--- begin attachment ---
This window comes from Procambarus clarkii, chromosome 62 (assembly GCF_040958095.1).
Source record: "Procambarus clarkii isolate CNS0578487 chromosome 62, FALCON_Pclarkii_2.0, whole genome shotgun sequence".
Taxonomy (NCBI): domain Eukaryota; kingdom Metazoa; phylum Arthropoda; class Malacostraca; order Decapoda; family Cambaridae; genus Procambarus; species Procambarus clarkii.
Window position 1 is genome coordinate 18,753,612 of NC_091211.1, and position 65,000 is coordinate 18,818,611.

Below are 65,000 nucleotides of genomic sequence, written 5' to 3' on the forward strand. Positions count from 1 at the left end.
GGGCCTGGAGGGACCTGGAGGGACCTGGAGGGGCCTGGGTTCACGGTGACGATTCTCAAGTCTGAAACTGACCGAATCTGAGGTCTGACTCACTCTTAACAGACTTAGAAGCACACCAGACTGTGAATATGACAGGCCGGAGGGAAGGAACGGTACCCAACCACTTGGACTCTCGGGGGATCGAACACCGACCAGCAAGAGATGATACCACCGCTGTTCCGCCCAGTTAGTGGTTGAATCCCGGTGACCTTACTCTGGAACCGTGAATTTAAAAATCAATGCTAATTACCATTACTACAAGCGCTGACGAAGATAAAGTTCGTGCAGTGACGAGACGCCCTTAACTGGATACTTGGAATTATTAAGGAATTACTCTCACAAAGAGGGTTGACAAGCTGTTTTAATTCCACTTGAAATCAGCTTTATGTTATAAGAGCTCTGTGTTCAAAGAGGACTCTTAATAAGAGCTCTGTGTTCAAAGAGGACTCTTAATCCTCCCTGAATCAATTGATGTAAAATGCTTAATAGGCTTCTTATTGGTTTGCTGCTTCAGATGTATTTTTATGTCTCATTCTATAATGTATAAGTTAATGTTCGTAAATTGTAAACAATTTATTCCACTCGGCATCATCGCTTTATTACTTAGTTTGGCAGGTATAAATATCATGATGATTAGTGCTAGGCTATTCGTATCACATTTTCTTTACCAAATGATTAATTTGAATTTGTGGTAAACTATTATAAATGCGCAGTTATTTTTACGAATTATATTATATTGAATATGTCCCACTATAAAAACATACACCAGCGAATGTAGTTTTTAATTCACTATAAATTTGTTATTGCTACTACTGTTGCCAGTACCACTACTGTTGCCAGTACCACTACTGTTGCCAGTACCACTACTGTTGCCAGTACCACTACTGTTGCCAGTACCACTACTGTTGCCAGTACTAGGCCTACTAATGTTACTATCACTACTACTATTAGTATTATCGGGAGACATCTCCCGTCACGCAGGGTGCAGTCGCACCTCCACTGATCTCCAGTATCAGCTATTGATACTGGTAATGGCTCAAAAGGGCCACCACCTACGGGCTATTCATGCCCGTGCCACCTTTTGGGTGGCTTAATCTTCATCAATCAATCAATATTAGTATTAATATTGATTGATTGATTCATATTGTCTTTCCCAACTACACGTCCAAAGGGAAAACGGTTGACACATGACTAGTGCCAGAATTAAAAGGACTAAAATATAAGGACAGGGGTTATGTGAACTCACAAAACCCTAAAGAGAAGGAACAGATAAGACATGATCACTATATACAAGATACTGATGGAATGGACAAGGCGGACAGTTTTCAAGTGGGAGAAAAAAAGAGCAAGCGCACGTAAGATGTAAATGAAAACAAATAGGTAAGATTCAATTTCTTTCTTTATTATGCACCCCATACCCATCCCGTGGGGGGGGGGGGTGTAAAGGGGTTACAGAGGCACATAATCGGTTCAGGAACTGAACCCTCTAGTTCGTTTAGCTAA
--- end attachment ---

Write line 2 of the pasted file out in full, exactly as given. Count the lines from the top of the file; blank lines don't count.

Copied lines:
Source record: "Procambarus clarkii isolate CNS0578487 chromosome 62, FALCON_Pclarkii_2.0, whole genome shotgun sequence".